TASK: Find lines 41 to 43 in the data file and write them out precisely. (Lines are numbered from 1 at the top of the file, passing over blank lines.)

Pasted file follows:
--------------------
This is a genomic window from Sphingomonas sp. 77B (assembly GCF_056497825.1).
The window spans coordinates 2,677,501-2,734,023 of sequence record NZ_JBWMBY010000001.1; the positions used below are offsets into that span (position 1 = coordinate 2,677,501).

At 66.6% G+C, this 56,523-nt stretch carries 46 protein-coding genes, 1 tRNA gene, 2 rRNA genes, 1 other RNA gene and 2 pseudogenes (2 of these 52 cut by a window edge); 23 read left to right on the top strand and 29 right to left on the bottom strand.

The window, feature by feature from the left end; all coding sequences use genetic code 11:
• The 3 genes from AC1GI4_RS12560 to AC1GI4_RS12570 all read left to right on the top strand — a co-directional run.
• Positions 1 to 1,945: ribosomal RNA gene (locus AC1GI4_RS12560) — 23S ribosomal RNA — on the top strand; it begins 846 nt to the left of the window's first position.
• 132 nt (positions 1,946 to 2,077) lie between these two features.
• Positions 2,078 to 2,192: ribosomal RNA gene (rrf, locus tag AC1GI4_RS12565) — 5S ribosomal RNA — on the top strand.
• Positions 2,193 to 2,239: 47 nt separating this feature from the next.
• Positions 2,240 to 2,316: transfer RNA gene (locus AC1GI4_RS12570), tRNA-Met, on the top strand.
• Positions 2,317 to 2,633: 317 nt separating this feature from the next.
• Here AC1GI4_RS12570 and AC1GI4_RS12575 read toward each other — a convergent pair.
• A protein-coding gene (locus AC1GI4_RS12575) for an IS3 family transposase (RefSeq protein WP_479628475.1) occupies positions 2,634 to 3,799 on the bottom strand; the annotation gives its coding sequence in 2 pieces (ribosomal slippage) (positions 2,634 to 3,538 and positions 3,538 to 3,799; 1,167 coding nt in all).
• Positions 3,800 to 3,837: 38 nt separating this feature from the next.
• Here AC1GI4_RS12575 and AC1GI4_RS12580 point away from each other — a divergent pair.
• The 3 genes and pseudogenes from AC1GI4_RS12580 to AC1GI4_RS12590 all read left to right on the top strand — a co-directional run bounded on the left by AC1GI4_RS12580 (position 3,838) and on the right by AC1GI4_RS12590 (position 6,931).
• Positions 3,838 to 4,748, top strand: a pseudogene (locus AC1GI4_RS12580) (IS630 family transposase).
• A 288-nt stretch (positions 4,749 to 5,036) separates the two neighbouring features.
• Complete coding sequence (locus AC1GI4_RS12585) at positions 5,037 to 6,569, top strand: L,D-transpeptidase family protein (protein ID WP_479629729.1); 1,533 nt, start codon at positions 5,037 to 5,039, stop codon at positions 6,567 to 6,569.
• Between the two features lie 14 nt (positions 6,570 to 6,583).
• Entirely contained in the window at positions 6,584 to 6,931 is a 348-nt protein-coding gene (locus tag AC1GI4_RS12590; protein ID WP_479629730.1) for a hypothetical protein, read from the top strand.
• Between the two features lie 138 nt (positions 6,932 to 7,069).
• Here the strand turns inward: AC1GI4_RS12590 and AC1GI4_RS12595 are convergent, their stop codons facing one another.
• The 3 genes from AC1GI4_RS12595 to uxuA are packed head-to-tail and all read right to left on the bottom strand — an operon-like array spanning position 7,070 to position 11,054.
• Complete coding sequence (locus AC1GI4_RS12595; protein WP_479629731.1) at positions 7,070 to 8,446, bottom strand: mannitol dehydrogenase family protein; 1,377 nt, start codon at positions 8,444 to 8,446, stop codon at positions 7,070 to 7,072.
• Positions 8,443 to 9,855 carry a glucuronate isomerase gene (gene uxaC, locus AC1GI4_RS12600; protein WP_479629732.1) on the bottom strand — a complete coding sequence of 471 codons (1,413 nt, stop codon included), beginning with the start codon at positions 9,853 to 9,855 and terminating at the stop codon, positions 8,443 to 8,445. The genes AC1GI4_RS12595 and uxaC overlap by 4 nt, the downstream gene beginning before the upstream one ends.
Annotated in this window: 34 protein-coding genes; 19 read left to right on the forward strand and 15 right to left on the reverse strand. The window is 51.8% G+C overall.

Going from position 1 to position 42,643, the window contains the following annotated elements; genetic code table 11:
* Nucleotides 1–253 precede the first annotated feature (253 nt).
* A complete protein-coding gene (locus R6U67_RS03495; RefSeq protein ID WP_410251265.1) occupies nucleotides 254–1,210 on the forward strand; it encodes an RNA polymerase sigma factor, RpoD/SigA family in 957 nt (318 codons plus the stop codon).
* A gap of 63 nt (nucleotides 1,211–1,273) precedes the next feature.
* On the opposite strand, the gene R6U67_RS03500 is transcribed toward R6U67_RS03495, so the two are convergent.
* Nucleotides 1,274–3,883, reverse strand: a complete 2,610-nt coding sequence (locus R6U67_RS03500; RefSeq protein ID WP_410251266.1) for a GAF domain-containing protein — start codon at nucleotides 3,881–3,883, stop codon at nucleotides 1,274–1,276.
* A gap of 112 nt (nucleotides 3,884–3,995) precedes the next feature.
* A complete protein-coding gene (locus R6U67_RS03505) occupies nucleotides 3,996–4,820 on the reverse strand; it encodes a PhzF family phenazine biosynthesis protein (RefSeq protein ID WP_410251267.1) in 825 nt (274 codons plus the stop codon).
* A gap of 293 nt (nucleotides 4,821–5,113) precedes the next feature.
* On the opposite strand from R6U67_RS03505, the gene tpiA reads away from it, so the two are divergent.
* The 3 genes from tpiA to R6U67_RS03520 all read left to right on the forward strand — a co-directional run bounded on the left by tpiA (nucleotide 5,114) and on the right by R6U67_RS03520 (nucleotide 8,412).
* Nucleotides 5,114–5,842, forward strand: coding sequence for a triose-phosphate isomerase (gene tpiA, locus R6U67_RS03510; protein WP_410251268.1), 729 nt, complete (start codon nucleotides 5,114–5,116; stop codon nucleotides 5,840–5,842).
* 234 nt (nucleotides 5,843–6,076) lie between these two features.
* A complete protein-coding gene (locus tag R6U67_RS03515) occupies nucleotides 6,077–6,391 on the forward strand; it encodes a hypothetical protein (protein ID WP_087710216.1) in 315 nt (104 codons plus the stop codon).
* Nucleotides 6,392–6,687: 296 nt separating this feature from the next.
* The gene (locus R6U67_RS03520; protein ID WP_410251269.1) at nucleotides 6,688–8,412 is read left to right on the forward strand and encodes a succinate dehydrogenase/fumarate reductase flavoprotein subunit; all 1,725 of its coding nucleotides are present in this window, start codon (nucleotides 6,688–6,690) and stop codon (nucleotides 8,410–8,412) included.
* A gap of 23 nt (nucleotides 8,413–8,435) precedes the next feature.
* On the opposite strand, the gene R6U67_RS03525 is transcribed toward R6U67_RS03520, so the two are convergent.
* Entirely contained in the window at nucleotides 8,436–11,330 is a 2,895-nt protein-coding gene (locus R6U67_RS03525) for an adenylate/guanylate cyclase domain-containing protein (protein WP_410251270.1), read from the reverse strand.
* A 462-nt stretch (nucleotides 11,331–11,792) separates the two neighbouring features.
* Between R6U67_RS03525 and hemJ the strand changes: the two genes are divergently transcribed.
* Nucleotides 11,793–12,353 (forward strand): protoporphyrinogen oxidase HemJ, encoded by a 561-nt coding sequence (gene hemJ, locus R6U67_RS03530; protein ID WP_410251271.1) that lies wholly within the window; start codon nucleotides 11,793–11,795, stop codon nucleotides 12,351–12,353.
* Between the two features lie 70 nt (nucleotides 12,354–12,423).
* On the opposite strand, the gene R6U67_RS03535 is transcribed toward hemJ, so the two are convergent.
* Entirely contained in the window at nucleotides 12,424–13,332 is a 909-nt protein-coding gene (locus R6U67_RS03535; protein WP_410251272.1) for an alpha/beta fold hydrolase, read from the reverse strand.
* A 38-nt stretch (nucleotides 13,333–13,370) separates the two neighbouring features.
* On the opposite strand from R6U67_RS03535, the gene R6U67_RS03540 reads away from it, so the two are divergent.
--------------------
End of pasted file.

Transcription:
* A complete protein-coding gene (locus tag R6U67_RS03515) occupies nucleotides 6,077–6,391 on the forward strand; it encodes a hypothetical protein (protein ID WP_087710216.1) in 315 nt (104 codons plus the stop codon).
* Nucleotides 6,392–6,687: 296 nt separating this feature from the next.
* The gene (locus R6U67_RS03520; protein ID WP_410251269.1) at nucleotides 6,688–8,412 is read left to right on the forward strand and encodes a succinate dehydrogenase/fumarate reductase flavoprotein subunit; all 1,725 of its coding nucleotides are present in this window, start codon (nucleotides 6,688–6,690) and stop codon (nucleotides 8,410–8,412) included.